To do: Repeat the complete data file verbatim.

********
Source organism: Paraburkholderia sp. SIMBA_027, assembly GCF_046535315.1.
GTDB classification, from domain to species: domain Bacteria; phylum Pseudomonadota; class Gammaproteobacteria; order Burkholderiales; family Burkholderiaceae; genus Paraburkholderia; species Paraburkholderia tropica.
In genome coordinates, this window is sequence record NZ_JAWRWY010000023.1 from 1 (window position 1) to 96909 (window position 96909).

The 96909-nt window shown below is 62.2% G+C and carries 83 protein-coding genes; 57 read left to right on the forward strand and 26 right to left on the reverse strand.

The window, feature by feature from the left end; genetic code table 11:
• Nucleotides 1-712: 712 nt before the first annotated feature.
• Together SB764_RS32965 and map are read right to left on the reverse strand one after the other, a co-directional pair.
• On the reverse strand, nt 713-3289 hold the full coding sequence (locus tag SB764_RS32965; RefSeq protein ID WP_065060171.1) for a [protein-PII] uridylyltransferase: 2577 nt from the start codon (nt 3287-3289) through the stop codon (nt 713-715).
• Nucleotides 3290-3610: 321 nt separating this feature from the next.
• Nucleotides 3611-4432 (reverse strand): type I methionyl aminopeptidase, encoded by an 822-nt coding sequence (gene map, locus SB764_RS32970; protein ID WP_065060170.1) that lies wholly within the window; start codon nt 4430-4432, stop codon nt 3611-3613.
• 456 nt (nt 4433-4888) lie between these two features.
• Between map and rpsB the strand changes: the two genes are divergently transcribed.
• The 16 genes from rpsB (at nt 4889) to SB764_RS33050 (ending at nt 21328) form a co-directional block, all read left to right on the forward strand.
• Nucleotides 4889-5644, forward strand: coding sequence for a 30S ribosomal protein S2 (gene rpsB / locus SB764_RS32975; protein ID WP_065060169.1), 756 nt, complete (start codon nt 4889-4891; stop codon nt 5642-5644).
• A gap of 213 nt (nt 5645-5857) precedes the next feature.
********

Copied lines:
Source organism: Paraburkholderia sp. SIMBA_027, assembly GCF_046535315.1.
GTDB classification, from domain to species: domain Bacteria; phylum Pseudomonadota; class Gammaproteobacteria; order Burkholderiales; family Burkholderiaceae; genus Paraburkholderia; species Paraburkholderia tropica.
In genome coordinates, this window is sequence record NZ_JAWRWY010000023.1 from 1 (window position 1) to 96909 (window position 96909).

The 96909-nt window shown below is 62.2% G+C and carries 83 protein-coding genes; 57 read left to right on the forward strand and 26 right to left on the reverse strand.

The window, feature by feature from the left end; genetic code table 11:
• Nucleotides 1-712: 712 nt before the first annotated feature.
• Together SB764_RS32965 and map are read right to left on the reverse strand one after the other, a co-directional pair.
• On the reverse strand, nt 713-3289 hold the full coding sequence (locus tag SB764_RS32965; RefSeq protein ID WP_065060171.1) for a [protein-PII] uridylyltransferase: 2577 nt from the start codon (nt 3287-3289) through the stop codon (nt 713-715).
• Nucleotides 3290-3610: 321 nt separating this feature from the next.
• Nucleotides 3611-4432 (reverse strand): type I methionyl aminopeptidase, encoded by an 822-nt coding sequence (gene map, locus SB764_RS32970; protein ID WP_065060170.1) that lies wholly within the window; start codon nt 4430-4432, stop codon nt 3611-3613.
• 456 nt (nt 4433-4888) lie between these two features.
• Between map and rpsB the strand changes: the two genes are divergently transcribed.
• The 16 genes from rpsB (at nt 4889) to SB764_RS33050 (ending at nt 21328) form a co-directional block, all read left to right on the forward strand.
• Nucleotides 4889-5644, forward strand: coding sequence for a 30S ribosomal protein S2 (gene rpsB / locus SB764_RS32975; protein ID WP_065060169.1), 756 nt, complete (start codon nt 4889-4891; stop codon nt 5642-5644).
• A gap of 213 nt (nt 5645-5857) precedes the next feature.